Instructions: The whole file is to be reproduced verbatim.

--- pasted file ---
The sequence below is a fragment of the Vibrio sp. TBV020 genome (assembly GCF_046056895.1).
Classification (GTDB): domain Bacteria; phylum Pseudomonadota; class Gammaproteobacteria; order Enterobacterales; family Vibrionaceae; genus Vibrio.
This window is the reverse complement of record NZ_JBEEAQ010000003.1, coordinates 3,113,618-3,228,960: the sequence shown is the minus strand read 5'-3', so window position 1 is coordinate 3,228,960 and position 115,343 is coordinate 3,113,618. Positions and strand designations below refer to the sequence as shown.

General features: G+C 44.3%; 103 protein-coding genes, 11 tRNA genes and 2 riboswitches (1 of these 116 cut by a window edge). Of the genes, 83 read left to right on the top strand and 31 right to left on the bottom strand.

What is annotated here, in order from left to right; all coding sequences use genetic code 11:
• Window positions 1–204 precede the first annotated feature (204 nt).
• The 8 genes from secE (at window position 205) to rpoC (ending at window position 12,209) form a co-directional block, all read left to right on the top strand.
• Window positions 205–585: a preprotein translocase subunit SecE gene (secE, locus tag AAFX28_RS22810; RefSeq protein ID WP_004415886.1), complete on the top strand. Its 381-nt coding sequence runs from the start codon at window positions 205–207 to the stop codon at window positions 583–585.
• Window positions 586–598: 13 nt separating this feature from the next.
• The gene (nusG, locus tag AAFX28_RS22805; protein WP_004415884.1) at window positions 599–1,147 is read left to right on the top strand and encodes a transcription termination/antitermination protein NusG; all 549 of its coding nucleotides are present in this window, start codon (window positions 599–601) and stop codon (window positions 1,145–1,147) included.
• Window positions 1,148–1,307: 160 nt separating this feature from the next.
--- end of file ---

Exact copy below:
The sequence below is a fragment of the Vibrio sp. TBV020 genome (assembly GCF_046056895.1).
Classification (GTDB): domain Bacteria; phylum Pseudomonadota; class Gammaproteobacteria; order Enterobacterales; family Vibrionaceae; genus Vibrio.
This window is the reverse complement of record NZ_JBEEAQ010000003.1, coordinates 3,113,618-3,228,960: the sequence shown is the minus strand read 5'-3', so window position 1 is coordinate 3,228,960 and position 115,343 is coordinate 3,113,618. Positions and strand designations below refer to the sequence as shown.

General features: G+C 44.3%; 103 protein-coding genes, 11 tRNA genes and 2 riboswitches (1 of these 116 cut by a window edge). Of the genes, 83 read left to right on the top strand and 31 right to left on the bottom strand.

What is annotated here, in order from left to right; all coding sequences use genetic code 11:
• Window positions 1–204 precede the first annotated feature (204 nt).
• The 8 genes from secE (at window position 205) to rpoC (ending at window position 12,209) form a co-directional block, all read left to right on the top strand.
• Window positions 205–585: a preprotein translocase subunit SecE gene (secE, locus tag AAFX28_RS22810; RefSeq protein ID WP_004415886.1), complete on the top strand. Its 381-nt coding sequence runs from the start codon at window positions 205–207 to the stop codon at window positions 583–585.
• Window positions 586–598: 13 nt separating this feature from the next.
• The gene (nusG, locus tag AAFX28_RS22805; protein WP_004415884.1) at window positions 599–1,147 is read left to right on the top strand and encodes a transcription termination/antitermination protein NusG; all 549 of its coding nucleotides are present in this window, start codon (window positions 599–601) and stop codon (window positions 1,145–1,147) included.
• Window positions 1,148–1,307: 160 nt separating this feature from the next.